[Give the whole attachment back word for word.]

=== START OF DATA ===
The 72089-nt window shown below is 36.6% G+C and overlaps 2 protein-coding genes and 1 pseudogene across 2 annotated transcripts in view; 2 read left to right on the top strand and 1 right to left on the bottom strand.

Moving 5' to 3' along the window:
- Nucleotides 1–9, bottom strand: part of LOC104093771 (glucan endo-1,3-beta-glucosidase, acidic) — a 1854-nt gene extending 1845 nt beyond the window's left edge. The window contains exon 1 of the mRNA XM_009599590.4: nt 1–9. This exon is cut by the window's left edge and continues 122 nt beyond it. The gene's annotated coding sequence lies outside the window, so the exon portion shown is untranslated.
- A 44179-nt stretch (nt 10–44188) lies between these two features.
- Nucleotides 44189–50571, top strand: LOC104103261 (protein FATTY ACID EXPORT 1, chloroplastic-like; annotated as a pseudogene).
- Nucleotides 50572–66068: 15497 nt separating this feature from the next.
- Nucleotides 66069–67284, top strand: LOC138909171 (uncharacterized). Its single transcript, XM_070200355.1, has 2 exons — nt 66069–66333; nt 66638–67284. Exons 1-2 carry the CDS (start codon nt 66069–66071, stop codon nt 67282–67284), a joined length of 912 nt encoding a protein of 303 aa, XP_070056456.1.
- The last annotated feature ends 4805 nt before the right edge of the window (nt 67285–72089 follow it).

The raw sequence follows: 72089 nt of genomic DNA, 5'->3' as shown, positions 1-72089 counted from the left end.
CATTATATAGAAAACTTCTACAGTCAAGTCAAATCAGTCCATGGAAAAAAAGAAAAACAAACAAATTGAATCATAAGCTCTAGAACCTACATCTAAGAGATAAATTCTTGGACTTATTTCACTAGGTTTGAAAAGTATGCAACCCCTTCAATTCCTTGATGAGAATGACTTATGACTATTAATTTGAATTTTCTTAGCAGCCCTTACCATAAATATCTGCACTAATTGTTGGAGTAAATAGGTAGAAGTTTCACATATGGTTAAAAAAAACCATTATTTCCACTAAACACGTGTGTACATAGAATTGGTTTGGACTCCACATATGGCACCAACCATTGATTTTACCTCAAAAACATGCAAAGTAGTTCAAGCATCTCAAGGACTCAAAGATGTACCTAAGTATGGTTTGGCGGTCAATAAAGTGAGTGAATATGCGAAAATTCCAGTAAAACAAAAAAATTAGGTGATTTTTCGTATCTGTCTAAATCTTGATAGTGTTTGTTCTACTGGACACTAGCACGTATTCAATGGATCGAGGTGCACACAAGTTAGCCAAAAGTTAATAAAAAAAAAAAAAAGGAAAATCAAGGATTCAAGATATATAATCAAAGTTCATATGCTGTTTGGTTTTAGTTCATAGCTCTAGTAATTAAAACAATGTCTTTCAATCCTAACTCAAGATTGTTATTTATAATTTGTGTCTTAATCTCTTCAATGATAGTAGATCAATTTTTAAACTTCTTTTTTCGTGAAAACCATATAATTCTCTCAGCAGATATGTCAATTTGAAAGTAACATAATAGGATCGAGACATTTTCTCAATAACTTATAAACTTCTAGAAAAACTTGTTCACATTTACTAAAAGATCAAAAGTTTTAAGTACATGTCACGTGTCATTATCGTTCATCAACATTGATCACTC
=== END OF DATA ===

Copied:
The 72089-nt window shown below is 36.6% G+C and overlaps 2 protein-coding genes and 1 pseudogene across 2 annotated transcripts in view; 2 read left to right on the top strand and 1 right to left on the bottom strand.

Moving 5' to 3' along the window:
- Nucleotides 1–9, bottom strand: part of LOC104093771 (glucan endo-1,3-beta-glucosidase, acidic) — a 1854-nt gene extending 1845 nt beyond the window's left edge. The window contains exon 1 of the mRNA XM_009599590.4: nt 1–9. This exon is cut by the window's left edge and continues 122 nt beyond it. The gene's annotated coding sequence lies outside the window, so the exon portion shown is untranslated.
- A 44179-nt stretch (nt 10–44188) lies between these two features.
- Nucleotides 44189–50571, top strand: LOC104103261 (protein FATTY ACID EXPORT 1, chloroplastic-like; annotated as a pseudogene).
- Nucleotides 50572–66068: 15497 nt separating this feature from the next.
- Nucleotides 66069–67284, top strand: LOC138909171 (uncharacterized). Its single transcript, XM_070200355.1, has 2 exons — nt 66069–66333; nt 66638–67284. Exons 1-2 carry the CDS (start codon nt 66069–66071, stop codon nt 67282–67284), a joined length of 912 nt encoding a protein of 303 aa, XP_070056456.1.
- The last annotated feature ends 4805 nt before the right edge of the window (nt 67285–72089 follow it).

The raw sequence follows: 72089 nt of genomic DNA, 5'->3' as shown, positions 1-72089 counted from the left end.
CATTATATAGAAAACTTCTACAGTCAAGTCAAATCAGTCCATGGAAAAAAAGAAAAACAAACAAATTGAATCATAAGCTCTAGAACCTACATCTAAGAGATAAATTCTTGGACTTATTTCACTAGGTTTGAAAAGTATGCAACCCCTTCAATTCCTTGATGAGAATGACTTATGACTATTAATTTGAATTTTCTTAGCAGCCCTTACCATAAATATCTGCACTAATTGTTGGAGTAAATAGGTAGAAGTTTCACATATGGTTAAAAAAAACCATTATTTCCACTAAACACGTGTGTACATAGAATTGGTTTGGACTCCACATATGGCACCAACCATTGATTTTACCTCAAAAACATGCAAAGTAGTTCAAGCATCTCAAGGACTCAAAGATGTACCTAAGTATGGTTTGGCGGTCAATAAAGTGAGTGAATATGCGAAAATTCCAGTAAAACAAAAAAATTAGGTGATTTTTCGTATCTGTCTAAATCTTGATAGTGTTTGTTCTACTGGACACTAGCACGTATTCAATGGATCGAGGTGCACACAAGTTAGCCAAAAGTTAATAAAAAAAAAAAAAAGGAAAATCAAGGATTCAAGATATATAATCAAAGTTCATATGCTGTTTGGTTTTAGTTCATAGCTCTAGTAATTAAAACAATGTCTTTCAATCCTAACTCAAGATTGTTATTTATAATTTGTGTCTTAATCTCTTCAATGATAGTAGATCAATTTTTAAACTTCTTTTTTCGTGAAAACCATATAATTCTCTCAGCAGATATGTCAATTTGAAAGTAACATAATAGGATCGAGACATTTTCTCAATAACTTATAAACTTCTAGAAAAACTTGTTCACATTTACTAAAAGATCAAAAGTTTTAAGTACATGTCACGTGTCATTATCGTTCATCAACATTGATCACTC